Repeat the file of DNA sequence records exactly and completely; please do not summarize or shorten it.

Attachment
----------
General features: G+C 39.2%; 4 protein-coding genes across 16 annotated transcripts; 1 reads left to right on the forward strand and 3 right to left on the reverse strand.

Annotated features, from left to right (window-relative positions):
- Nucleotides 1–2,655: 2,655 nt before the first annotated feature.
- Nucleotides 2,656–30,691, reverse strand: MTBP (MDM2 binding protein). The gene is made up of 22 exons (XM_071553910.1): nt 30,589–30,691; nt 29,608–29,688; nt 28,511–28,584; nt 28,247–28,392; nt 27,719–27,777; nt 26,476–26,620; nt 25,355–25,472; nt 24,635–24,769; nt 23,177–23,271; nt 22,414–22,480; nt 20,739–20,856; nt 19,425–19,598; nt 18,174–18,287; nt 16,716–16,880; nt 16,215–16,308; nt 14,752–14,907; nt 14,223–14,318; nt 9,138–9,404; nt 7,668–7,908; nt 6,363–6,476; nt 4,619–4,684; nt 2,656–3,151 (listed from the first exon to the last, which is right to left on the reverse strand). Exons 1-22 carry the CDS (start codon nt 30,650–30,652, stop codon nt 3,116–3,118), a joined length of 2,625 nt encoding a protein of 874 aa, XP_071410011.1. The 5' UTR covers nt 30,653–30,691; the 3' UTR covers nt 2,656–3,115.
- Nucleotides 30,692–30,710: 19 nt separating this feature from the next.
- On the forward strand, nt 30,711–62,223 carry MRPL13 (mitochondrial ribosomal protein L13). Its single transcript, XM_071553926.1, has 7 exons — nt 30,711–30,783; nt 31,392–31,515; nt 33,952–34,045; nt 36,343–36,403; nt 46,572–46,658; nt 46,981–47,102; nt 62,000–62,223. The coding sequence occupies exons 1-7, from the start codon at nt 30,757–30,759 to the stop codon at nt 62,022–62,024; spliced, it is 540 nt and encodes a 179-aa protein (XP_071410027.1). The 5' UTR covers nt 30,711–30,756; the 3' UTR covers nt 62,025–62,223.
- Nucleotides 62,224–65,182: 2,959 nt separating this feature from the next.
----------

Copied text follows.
General features: G+C 39.2%; 4 protein-coding genes across 16 annotated transcripts; 1 reads left to right on the forward strand and 3 right to left on the reverse strand.

Annotated features, from left to right (window-relative positions):
- Nucleotides 1–2,655: 2,655 nt before the first annotated feature.
- Nucleotides 2,656–30,691, reverse strand: MTBP (MDM2 binding protein). The gene is made up of 22 exons (XM_071553910.1): nt 30,589–30,691; nt 29,608–29,688; nt 28,511–28,584; nt 28,247–28,392; nt 27,719–27,777; nt 26,476–26,620; nt 25,355–25,472; nt 24,635–24,769; nt 23,177–23,271; nt 22,414–22,480; nt 20,739–20,856; nt 19,425–19,598; nt 18,174–18,287; nt 16,716–16,880; nt 16,215–16,308; nt 14,752–14,907; nt 14,223–14,318; nt 9,138–9,404; nt 7,668–7,908; nt 6,363–6,476; nt 4,619–4,684; nt 2,656–3,151 (listed from the first exon to the last, which is right to left on the reverse strand). Exons 1-22 carry the CDS (start codon nt 30,650–30,652, stop codon nt 3,116–3,118), a joined length of 2,625 nt encoding a protein of 874 aa, XP_071410011.1. The 5' UTR covers nt 30,653–30,691; the 3' UTR covers nt 2,656–3,115.
- Nucleotides 30,692–30,710: 19 nt separating this feature from the next.
- On the forward strand, nt 30,711–62,223 carry MRPL13 (mitochondrial ribosomal protein L13). Its single transcript, XM_071553926.1, has 7 exons — nt 30,711–30,783; nt 31,392–31,515; nt 33,952–34,045; nt 36,343–36,403; nt 46,572–46,658; nt 46,981–47,102; nt 62,000–62,223. The coding sequence occupies exons 1-7, from the start codon at nt 30,757–30,759 to the stop codon at nt 62,022–62,024; spliced, it is 540 nt and encodes a 179-aa protein (XP_071410027.1). The 5' UTR covers nt 30,711–30,756; the 3' UTR covers nt 62,025–62,223.
- Nucleotides 62,224–65,182: 2,959 nt separating this feature from the next.